It's a question that has been asked as long as superhero movies have been a prominent part of the film industry: when will the genre die out due to superhero fatigue? Some people seem to think that they day of reckoning for comic book characters on the silver screen is just around the corner, while others aren't so sure. Wonder Woman director Patty Jenkins was recently asked that question while attending a panel at Anaheim WonderCon 2017, and she admitted that she thinks superhero movies can continue indefinitely because comic book characters are timeless modern myths. She explained:
That's the great thing about the diversity of superheroes, and one of the reasons why when people say 'Is the superhero thing gonna die?' or whatever, I always think it's so much bigger than that. It's not about superheroes. It's about the method of universal storytelling that all people have that is not of one religion, one thing, that America ended up inventing as a way to tell these metaphors about all different kinds of states of being. So to me, they're the same as the Greek myth, they're the same as the Roman myth, or religious figures of every religion. These are our common characters that we use to express stories about being a better person, or what you would do if you were faced with various things. So for me, that's an incredibly powerful thing. There's a million movies to be told with [these] common characters.
Petty Jenkins' comments at WonderCon should ring incredibly true to anybody who has ever defended the longevity of comic book movies. Superheroes and supervillains are not a passing trend; they are archetypes that have existed in fiction for decades, and they play a similar role in our society that myths played to the Greeks or Romans. Regardless of whether they come from Marvel or DC, these characters are representative of our shared experiences, and they have the ability to convey all sorts of universal messages. They're infinitely flexible, which means that the genre can persist forever.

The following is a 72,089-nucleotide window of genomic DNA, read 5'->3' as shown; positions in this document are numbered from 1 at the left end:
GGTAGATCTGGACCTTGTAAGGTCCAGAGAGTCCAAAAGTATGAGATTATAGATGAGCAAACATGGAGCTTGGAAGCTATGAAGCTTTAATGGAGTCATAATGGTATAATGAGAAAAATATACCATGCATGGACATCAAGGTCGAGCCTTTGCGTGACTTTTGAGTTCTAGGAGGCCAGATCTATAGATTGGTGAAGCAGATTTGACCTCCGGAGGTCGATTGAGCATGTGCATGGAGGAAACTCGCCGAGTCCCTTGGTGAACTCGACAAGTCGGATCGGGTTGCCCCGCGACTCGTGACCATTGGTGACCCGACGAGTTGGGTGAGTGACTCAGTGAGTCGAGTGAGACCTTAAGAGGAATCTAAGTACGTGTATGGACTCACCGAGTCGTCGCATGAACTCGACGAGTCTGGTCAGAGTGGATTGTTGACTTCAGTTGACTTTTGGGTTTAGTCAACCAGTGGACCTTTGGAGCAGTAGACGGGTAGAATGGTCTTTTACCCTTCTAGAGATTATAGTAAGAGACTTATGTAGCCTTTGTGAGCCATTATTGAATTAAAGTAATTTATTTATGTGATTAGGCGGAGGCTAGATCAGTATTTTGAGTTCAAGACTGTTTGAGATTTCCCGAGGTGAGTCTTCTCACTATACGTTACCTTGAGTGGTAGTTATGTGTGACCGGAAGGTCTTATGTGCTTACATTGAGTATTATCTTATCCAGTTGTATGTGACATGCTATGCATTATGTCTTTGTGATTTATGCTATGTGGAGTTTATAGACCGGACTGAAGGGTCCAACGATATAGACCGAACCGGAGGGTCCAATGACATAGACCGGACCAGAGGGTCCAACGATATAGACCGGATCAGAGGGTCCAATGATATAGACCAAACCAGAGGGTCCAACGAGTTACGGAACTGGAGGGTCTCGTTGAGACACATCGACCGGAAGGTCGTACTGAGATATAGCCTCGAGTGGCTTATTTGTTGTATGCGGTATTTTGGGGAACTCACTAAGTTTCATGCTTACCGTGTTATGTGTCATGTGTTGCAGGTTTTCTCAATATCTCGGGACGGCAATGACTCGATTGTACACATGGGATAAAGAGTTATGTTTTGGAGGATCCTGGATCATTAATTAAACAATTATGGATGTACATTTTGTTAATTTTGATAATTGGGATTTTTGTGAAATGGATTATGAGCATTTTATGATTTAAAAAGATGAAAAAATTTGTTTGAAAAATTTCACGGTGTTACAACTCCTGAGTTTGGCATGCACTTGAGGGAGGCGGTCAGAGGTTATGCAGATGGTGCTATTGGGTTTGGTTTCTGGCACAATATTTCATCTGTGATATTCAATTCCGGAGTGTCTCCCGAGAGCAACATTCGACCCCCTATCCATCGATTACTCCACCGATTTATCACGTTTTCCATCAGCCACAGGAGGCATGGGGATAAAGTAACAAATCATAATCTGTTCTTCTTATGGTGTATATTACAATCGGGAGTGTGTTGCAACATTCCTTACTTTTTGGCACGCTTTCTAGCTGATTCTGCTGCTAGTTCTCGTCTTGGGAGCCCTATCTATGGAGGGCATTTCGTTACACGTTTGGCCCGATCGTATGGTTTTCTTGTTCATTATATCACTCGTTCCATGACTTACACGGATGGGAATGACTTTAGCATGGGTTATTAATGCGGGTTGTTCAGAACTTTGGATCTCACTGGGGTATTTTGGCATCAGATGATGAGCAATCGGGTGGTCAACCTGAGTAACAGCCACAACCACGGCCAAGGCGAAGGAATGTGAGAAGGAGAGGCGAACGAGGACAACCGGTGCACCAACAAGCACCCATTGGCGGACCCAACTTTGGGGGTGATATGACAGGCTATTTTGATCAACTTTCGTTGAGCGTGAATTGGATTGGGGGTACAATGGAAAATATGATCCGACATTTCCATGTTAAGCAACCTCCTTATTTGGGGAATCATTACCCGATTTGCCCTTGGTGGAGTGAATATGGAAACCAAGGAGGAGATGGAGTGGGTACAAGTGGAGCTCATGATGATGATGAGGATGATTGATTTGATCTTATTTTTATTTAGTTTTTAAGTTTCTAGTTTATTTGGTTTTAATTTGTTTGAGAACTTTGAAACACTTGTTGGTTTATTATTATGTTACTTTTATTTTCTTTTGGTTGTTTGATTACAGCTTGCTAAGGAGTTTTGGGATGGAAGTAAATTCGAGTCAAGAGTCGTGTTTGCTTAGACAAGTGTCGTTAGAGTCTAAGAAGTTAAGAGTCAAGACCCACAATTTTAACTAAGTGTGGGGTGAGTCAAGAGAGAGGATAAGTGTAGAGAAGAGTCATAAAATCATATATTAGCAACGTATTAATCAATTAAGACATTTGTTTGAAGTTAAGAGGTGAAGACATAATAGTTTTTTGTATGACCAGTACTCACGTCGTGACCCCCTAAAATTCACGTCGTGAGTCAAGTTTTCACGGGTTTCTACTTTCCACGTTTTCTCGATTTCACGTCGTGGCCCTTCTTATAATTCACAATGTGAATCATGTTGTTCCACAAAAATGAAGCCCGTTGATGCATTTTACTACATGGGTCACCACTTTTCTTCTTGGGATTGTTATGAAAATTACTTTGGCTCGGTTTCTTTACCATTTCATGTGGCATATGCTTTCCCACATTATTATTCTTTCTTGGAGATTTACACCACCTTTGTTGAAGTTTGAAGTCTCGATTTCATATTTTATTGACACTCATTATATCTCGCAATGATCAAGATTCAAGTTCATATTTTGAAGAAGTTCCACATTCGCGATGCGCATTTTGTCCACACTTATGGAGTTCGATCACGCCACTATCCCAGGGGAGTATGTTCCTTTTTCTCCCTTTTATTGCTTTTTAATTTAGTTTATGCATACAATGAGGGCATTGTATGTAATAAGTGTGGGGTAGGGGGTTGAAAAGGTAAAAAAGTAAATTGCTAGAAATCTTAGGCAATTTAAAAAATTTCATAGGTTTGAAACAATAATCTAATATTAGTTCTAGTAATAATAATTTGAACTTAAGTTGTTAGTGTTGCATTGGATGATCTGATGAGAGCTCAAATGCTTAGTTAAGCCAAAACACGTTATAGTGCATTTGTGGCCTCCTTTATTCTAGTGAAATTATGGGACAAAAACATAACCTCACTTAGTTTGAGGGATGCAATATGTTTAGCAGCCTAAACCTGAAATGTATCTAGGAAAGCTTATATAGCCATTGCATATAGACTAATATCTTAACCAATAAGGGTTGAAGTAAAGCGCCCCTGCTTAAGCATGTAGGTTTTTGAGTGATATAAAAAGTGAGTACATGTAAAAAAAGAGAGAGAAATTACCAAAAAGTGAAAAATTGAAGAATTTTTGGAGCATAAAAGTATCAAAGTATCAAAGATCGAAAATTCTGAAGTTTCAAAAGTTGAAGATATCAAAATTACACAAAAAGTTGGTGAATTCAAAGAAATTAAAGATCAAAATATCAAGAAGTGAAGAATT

You only need to look at one of the most familiar comic book characters of all time for an example of that phenomenon. Batman has existed in pop culture for the better part of eight decades, and countless artists have found numerous different ways to use him. He can be campy, he can be dark, he can be realistic and he can be borderline supernatural. It doesn't matter how he was portrayed when he first debuted in DC Comics; Batman has become a modern myth which can be remolded time and time again to create something brand new for a new generation, and that's something that applies to almost any superhero.
Going one step further, I think it is safe to say that "superhero" isn't even a genre label. Superhero movies exist, but they are often framed with other existing genres. Captain America: The Winter Soldier was a political thriller, Ant-Man was a heist film, The Dark Knight was a crime drama and even Wonder Woman looks like a gritty war film. Superheroes can be applied to a wide variety of genres, and fit a large number of conventions, which mean that the options for using them are endless. On that note, if you think superhero movies are going to die out, it just means that you're not imaginative enough with how to use them.